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Formula for disaster: Breastfeeding is in danger of dying out in SA, roundtable discussion told

Breastfeeding is central to realising the commitment of the year of action to transform the way the world tackles the global commitment to eliminate all forms of child malnutrition. (Photo: Heat Magazine, Caxtons, Ramsay Son & Parker and Associated Magazine Group / Gallo Images)

On Monday, South Africa’s First Lady and SA Civil Society for Women’s, Adolescents’ and Children’s Health patron, Dr Tshepo Motsepe, hosted the sixth breastfeeding roundtable dialogue on ways to move the breastfeeding agenda forward as a shared responsibility for monitoring and reporting violations of the R991 regulation.

It’s been 40 years since the World Health Assembly endorsed the international code for the marketing of breast milk substitutes, and nine years since the R991 regulation came into force to control the undue pressure imposed by the infant formula industry. 

Yet globally, breastfeeding remains suboptimal.

“As we celebrate Women’s Month in South Africa we also join the National Department of Health in a long awareness campaign for protecting, promoting and supporting breastfeeding,” said Motsepe.

In her speech, Motsepe acknowledged 2021’s World Breastfeeding Week theme, Protect Breastfeeding: A Shared Responsibility, as a starting point for the nation to interrogate why a global initiative was launched to protect and support breastfeeding.

According to Dr Owen Kaluwa, the World Health Organization’s representative in South Africa, as a nation we should do better to promote breastfeeding because if we don’t it will become extinct. 

South Africa’s first lady, Dr Tshepo Motsepe, said: ‘As we celebrate Women’s Month in South Africa we also join the national Department of Health in a long awareness campaign for protecting, promoting and supporting breastfeeding.’ (Photo: Gallo Images / Sydney Seshibedi)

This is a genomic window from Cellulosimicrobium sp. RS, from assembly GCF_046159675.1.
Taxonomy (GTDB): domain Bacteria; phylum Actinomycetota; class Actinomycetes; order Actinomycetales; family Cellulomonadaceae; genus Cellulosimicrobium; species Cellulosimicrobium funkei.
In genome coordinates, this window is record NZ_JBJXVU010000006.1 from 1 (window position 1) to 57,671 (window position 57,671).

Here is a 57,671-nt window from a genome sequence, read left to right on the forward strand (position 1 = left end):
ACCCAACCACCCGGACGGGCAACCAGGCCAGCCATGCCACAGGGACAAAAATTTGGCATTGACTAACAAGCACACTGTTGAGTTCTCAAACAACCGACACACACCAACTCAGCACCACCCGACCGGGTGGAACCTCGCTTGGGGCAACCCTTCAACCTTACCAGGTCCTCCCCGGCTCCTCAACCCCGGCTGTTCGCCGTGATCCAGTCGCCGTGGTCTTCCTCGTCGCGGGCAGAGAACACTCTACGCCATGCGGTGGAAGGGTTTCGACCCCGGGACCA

“Breastfeeding is central to realising the commitment of the year of action, to transform the way the world tackles the global commitment to eliminate all forms of child malnutrition that include wasting and obesity, but also acts as the baby’s first vaccine, protecting them against common childhood illnesses”, he said.

Poverty and inequality in South Africa are key elements that still need to be addressed in terms of engagement within the breastfeeding community. Rafael Pérez-Escamilla, professor of public health and director of the Maternal Child Health Promotion programme at Yale University, recommended the following to improve breastfeeding outcomes:

  • Breastfeeding pre- and in-service training and provision of guidelines on how best to support breastfeeding among women throughout the country, especially healthcare workers or professionals;
  • Investing in maternal-child care systems so that at every possible point of contact that is there is an opportunity for breastfeeding to be promoted, supported and protected;
  • Unicef to rethink and restructure to improve substantially the promotion of babies born in baby-friendly hospitals in South Africa;
  • Invest more in monitoring and evaluation so that implementation and information systems can provide timely feedback;
  • Breastfeeding counselling and social support; and
  • Robust presence of civil society organisations.

Protecting breastfeeding speaks to the vulnerability of women, their bodies and their role as mothers. This vulnerability is easily abused and taken advantage of when women are not empowered to make informed decisions about their children’s care.